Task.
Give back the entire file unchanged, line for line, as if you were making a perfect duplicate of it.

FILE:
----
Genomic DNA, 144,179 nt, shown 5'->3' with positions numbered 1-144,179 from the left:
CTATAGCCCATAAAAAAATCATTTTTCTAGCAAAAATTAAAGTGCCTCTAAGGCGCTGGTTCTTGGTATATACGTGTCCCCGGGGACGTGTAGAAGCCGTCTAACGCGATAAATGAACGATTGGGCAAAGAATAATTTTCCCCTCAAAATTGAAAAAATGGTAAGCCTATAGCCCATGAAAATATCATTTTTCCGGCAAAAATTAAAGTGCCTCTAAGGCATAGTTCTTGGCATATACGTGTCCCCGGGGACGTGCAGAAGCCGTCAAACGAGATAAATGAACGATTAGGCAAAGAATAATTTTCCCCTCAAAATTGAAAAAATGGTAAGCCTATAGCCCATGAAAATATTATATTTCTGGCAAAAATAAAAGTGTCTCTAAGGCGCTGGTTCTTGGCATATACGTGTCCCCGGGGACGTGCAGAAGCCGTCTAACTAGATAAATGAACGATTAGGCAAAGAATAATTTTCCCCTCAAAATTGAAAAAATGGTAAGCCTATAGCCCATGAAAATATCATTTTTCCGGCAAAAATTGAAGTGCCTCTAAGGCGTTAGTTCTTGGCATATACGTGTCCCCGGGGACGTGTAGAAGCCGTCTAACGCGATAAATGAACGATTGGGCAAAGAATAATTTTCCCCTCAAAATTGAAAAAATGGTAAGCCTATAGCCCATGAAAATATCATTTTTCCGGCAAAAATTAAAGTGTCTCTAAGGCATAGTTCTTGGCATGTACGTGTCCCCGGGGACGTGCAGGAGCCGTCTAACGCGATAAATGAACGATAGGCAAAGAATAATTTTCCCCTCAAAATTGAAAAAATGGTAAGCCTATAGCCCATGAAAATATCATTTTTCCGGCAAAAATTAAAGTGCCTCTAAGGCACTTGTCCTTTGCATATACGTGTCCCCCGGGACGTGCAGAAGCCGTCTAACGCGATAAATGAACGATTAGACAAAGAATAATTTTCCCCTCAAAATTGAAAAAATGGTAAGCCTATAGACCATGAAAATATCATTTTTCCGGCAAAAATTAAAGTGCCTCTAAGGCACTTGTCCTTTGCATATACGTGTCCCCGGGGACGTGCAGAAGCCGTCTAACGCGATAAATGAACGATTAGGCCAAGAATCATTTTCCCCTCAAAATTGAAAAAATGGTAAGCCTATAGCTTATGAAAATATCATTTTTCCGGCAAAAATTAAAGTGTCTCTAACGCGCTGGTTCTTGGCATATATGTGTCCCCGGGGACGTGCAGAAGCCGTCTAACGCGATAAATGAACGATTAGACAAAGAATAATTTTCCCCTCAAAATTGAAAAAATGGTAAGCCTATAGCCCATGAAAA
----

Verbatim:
Genomic DNA, 144,179 nt, shown 5'->3' with positions numbered 1-144,179 from the left:
CTATAGCCCATAAAAAAATCATTTTTCTAGCAAAAATTAAAGTGCCTCTAAGGCGCTGGTTCTTGGTATATACGTGTCCCCGGGGACGTGTAGAAGCCGTCTAACGCGATAAATGAACGATTGGGCAAAGAATAATTTTCCCCTCAAAATTGAAAAAATGGTAAGCCTATAGCCCATGAAAATATCATTTTTCCGGCAAAAATTAAAGTGCCTCTAAGGCATAGTTCTTGGCATATACGTGTCCCCGGGGACGTGCAGAAGCCGTCAAACGAGATAAATGAACGATTAGGCAAAGAATAATTTTCCCCTCAAAATTGAAAAAATGGTAAGCCTATAGCCCATGAAAATATTATATTTCTGGCAAAAATAAAAGTGTCTCTAAGGCGCTGGTTCTTGGCATATACGTGTCCCCGGGGACGTGCAGAAGCCGTCTAACTAGATAAATGAACGATTAGGCAAAGAATAATTTTCCCCTCAAAATTGAAAAAATGGTAAGCCTATAGCCCATGAAAATATCATTTTTCCGGCAAAAATTGAAGTGCCTCTAAGGCGTTAGTTCTTGGCATATACGTGTCCCCGGGGACGTGTAGAAGCCGTCTAACGCGATAAATGAACGATTGGGCAAAGAATAATTTTCCCCTCAAAATTGAAAAAATGGTAAGCCTATAGCCCATGAAAATATCATTTTTCCGGCAAAAATTAAAGTGTCTCTAAGGCATAGTTCTTGGCATGTACGTGTCCCCGGGGACGTGCAGGAGCCGTCTAACGCGATAAATGAACGATAGGCAAAGAATAATTTTCCCCTCAAAATTGAAAAAATGGTAAGCCTATAGCCCATGAAAATATCATTTTTCCGGCAAAAATTAAAGTGCCTCTAAGGCACTTGTCCTTTGCATATACGTGTCCCCCGGGACGTGCAGAAGCCGTCTAACGCGATAAATGAACGATTAGACAAAGAATAATTTTCCCCTCAAAATTGAAAAAATGGTAAGCCTATAGACCATGAAAATATCATTTTTCCGGCAAAAATTAAAGTGCCTCTAAGGCACTTGTCCTTTGCATATACGTGTCCCCGGGGACGTGCAGAAGCCGTCTAACGCGATAAATGAACGATTAGGCCAAGAATCATTTTCCCCTCAAAATTGAAAAAATGGTAAGCCTATAGCTTATGAAAATATCATTTTTCCGGCAAAAATTAAAGTGTCTCTAACGCGCTGGTTCTTGGCATATATGTGTCCCCGGGGACGTGCAGAAGCCGTCTAACGCGATAAATGAACGATTAGACAAAGAATAATTTTCCCCTCAAAATTGAAAAAATGGTAAGCCTATAGCCCATGAAAA